When the fires began nobody was thinking about ashes. When the fires began everyone was thinking about flames. To be more direct, everyone was thinking about what those flames would do to them or their loved ones or their house or their stash of ganja or fine merlots if given the chance to get that close. And get that close the flames did. They licked towns like dogs lick paws, but with none of the Zen focus. On the contrary, the licking of the towns in the valley—which was formed by a radical V of highly incendiary scrub pine and brush lands—was chaotic and loud. People speak of natural disasters as separate entities: flood, earthquake, tsunami, etc. What only people who have been licked by wildfire know is that fires are more than fires, they are also storms. When the skies darkened more fully at 5 p.m. than they would normally at midnight that July afternoon, the preview couldn’t have been more clear. And that was the horrific thing: dark skies were the preview and before anyone had time to suck one last full breath of summer air, their lungs were constricted by acrid smoke, red hot embers whirled in tornado gusts around their heads and the heat index soared as fast as the hawks abandoning roosts—babies and all—for the east. The hawks were the first ones to carry the ash away.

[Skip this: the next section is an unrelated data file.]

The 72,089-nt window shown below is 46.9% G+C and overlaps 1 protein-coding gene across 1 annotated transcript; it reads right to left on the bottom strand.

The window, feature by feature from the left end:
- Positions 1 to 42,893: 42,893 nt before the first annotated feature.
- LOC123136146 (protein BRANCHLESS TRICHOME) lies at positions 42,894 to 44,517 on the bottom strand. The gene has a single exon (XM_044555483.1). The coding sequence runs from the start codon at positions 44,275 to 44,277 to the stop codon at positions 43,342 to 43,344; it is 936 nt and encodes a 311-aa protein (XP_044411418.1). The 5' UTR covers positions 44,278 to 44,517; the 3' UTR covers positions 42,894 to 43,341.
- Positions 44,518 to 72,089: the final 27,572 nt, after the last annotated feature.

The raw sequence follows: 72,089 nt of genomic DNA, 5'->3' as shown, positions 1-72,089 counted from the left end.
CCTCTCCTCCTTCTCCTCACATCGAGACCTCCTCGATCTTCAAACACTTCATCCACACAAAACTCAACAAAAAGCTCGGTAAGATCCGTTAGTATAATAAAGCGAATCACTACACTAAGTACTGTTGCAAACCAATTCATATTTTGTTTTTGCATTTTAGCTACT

The Return

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October 6th, 2014, 12:03, CSTC